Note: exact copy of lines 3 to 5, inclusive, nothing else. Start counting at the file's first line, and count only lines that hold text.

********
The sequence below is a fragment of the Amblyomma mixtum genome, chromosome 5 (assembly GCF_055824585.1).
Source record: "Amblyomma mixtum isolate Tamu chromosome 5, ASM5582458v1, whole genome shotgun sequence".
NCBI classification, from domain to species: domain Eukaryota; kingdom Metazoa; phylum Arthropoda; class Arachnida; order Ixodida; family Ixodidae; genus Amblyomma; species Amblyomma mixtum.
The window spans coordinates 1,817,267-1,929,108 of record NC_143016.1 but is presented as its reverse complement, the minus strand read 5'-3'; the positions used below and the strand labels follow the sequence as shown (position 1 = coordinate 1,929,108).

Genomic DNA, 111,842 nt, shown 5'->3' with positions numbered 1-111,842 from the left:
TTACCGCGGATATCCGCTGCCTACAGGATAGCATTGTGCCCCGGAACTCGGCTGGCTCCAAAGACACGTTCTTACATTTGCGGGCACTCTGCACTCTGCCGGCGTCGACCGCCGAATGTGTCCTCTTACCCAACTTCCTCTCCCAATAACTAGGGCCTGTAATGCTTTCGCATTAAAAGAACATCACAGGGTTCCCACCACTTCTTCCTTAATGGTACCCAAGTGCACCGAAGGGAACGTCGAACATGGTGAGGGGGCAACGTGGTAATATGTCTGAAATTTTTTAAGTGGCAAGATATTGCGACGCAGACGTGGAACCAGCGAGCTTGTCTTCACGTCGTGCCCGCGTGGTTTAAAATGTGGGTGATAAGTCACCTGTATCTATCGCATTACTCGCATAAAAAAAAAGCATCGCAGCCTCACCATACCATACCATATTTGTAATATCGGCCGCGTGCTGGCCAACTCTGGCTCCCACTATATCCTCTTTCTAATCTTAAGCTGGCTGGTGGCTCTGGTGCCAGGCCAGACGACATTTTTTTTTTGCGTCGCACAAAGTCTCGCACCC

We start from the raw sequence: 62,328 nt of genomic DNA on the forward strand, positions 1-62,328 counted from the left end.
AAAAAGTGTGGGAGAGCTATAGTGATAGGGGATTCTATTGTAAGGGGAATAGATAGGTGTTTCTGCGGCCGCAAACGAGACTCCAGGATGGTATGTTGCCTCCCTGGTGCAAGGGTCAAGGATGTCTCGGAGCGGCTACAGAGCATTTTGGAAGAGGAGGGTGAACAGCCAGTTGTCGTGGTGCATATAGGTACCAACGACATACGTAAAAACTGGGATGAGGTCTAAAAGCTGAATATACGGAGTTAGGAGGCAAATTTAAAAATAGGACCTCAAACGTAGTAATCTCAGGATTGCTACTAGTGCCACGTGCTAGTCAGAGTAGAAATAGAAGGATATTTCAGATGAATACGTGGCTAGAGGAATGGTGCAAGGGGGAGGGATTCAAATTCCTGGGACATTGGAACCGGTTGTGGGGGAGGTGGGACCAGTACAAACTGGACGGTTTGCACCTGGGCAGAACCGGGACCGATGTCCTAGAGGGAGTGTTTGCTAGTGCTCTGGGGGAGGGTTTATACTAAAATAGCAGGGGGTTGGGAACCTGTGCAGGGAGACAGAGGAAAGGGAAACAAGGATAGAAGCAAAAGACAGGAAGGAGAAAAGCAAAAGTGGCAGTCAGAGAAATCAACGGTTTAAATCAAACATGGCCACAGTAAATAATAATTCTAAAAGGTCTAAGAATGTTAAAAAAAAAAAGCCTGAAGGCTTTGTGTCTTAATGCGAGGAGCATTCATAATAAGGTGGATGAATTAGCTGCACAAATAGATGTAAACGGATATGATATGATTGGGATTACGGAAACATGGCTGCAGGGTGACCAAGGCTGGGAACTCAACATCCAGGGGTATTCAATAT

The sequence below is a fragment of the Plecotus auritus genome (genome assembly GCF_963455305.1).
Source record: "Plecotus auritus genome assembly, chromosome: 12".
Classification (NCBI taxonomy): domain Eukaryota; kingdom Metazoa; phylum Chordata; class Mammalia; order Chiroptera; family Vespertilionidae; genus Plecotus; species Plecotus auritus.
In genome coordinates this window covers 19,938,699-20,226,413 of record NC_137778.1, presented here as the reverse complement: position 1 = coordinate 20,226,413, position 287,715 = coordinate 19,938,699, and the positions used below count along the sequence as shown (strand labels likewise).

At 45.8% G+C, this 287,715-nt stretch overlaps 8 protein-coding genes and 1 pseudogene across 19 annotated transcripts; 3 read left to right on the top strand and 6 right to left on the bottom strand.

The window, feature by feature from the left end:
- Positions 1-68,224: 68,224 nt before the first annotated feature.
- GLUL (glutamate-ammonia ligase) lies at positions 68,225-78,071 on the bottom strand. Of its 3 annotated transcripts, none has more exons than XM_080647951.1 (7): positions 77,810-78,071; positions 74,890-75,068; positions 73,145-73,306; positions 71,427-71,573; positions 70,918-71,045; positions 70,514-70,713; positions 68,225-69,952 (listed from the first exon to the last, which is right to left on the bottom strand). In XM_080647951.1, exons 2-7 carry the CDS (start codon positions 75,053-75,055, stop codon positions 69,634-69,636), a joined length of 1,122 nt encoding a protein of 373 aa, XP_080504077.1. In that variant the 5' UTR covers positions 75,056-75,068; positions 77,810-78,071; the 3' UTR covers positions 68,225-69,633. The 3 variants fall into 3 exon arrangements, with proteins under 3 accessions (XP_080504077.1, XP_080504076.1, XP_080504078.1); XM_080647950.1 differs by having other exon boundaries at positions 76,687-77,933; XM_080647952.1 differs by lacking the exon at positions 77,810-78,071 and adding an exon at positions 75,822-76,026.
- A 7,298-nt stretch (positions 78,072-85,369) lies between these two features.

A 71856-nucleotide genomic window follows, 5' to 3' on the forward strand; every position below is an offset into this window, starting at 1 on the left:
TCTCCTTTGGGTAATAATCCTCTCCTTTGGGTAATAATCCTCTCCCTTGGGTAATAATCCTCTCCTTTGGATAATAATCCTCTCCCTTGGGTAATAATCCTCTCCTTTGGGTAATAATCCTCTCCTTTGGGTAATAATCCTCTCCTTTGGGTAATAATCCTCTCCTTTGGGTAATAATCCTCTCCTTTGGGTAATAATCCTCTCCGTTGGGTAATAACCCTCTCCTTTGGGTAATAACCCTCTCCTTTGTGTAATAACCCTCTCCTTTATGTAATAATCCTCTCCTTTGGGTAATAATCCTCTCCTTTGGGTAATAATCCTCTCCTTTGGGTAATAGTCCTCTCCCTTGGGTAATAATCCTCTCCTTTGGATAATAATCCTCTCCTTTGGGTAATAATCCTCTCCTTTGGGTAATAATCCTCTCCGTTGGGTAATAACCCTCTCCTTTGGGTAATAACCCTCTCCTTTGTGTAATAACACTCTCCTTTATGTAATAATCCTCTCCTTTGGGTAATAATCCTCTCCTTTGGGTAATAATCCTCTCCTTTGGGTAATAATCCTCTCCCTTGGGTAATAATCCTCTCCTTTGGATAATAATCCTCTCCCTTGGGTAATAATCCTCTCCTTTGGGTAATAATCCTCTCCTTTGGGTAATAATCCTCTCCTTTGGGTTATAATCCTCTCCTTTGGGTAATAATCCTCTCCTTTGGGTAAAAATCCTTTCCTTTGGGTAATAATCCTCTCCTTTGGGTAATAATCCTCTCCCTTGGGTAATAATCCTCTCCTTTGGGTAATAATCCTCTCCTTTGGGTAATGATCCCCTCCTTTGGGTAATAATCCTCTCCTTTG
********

NCBI classification, from domain to species: domain Eukaryota; kingdom Metazoa; phylum Arthropoda; class Arachnida; order Ixodida; family Ixodidae; genus Amblyomma; species Amblyomma mixtum.
The window spans coordinates 1,817,267-1,929,108 of record NC_143016.1 but is presented as its reverse complement, the minus strand read 5'-3'; the positions used below and the strand labels follow the sequence as shown (position 1 = coordinate 1,929,108).

Genomic DNA, 111,842 nt, shown 5'->3' with positions numbered 1-111,842 from the left: